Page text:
Paige felt herself starting to panic. What do I do, she thought over and over, starting to look around frantically. The house is on fire, oh geez! She then closed her eyes.

“Get a grip, Paige,” she muttered to herself softly. You’re the oldest here. Jasmine needs you. Think of something!

“Alright,” Paige then said, loudly this time. “Jasmine, open the window. I’ll grab a few things, like a jacket, so you don’t get cold. We’ve got to get out of here!”


“Quickly!” Paige interrupted. “I know. I know. We’ve got some time, trust me!” She pulled away from Jasmine and grabbed her green school backpack. In a great rush, she stuffed her blanket, Jasmine’s blanket, some of her clothes, some of Jasmine’s, her jacket, and Jasmine’s jacket into the bag. While she was by Jasmine’s bed, Paige grabbed Jasmine’s favorite stuffed toy (A yellow bird) and put it inside the bag as well. One pair of sandals each also went in the bag, and two framed pictures of their family went in as well. For once, Paige was grateful for having a bag with way too much space.

Knowing they didn’t really have any more time, Paige decided not to put anything else in the bag. She zipped it closed and slung the straps over her shoulders. She ran to the window, only to find that it was still closed. Jasmine was struggling with it.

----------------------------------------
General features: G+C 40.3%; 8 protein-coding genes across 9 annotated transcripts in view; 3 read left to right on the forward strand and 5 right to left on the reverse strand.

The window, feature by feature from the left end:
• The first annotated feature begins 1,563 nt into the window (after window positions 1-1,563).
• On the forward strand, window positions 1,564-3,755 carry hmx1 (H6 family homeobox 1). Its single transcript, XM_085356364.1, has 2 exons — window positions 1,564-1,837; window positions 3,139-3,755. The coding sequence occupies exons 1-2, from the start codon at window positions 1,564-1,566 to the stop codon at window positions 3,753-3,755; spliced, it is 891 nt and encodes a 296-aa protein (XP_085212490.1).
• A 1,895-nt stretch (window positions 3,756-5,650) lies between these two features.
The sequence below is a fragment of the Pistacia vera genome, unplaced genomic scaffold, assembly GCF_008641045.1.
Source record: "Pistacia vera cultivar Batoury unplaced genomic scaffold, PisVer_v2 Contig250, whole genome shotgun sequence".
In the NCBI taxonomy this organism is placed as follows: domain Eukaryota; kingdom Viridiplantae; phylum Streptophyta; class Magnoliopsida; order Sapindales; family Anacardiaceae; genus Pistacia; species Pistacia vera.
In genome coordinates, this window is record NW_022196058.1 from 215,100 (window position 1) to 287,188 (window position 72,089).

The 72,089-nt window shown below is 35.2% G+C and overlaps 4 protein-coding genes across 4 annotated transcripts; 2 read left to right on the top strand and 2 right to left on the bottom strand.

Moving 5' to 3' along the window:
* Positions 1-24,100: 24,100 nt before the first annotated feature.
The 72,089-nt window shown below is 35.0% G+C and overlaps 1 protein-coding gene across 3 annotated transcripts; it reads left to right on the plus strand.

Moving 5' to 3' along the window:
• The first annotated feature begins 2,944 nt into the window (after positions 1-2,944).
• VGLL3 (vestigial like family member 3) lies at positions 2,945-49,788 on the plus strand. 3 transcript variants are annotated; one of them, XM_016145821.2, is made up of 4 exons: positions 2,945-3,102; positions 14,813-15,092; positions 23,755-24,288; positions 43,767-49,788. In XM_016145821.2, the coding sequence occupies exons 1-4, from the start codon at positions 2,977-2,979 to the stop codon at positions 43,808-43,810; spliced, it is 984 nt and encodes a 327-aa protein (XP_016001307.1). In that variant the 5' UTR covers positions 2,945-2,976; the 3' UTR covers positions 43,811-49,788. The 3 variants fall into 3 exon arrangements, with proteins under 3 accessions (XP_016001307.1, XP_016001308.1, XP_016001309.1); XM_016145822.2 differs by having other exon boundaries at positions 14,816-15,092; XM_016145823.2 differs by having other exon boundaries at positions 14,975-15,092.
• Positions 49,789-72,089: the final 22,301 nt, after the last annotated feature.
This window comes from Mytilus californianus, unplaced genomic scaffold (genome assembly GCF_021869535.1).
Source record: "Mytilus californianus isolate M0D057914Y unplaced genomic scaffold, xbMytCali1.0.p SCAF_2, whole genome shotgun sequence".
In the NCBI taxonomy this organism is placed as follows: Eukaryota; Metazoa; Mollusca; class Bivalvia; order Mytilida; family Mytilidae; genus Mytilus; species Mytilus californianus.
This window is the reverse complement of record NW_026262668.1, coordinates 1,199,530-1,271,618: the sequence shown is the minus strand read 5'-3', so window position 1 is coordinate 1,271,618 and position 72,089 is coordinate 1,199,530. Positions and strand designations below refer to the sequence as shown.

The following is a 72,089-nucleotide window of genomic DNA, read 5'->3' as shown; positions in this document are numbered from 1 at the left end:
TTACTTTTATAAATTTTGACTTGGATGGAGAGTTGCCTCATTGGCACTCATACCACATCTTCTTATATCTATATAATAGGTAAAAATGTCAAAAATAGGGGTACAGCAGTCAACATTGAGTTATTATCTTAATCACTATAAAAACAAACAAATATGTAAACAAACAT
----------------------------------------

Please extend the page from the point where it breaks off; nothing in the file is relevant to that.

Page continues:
“The window’s jammed!” The six-year-old sobbed. “We’re gonna die,” She continued as Paige also tried- and failed- to get the window open.

“I don’t want to die!” Jasmine wailed, clinging to Paige.

The latter frowned. “No, we are not going to die,” she said firmly. She then slipped her backpack back off her shoulders. “Look out!” She exclaimed. Paige then swung the back backward, before swinging it forwards with all her might. It hit the glass so hard it cracked. Paige hit the glass with the bag again, and it shattered. She continued to hit the glass until there was hardly any left, making a large gap for the two girls to escape through.

Paige grabbed Jasmine, lifting her up and quickly helping her through the window. The edge of the house’s deck was right outside their window, the same height as their floor, so Paige got her to stand on the deck instead of making her drop down onto the ground (Which was covered in glass from when Paige smashed the window with her bag). The thirteen-year-old handed the bag to Jasmine before climbing out herself. One of the shards of glass that was still in the window cut Paige’s hand. Said girl gasped in pain, but she still jumped to land beside Jasmine, just as the wood of the window frame was engulfed by the flames that had been eating the walls.

Part of the wall fell onto the deck. It was still on fire, and that made the deck catch on fire as well.

“Run,” Paige exclaimed, taking her bag back, slinging it onto her shoulders again. She started running herself, grabbing Jasmine’s arm and taking her sister with her. “Run!”

It felt as if the flames were following them, licking at their pajamas and skin, eager to swallow the two of them up in a fiery demise.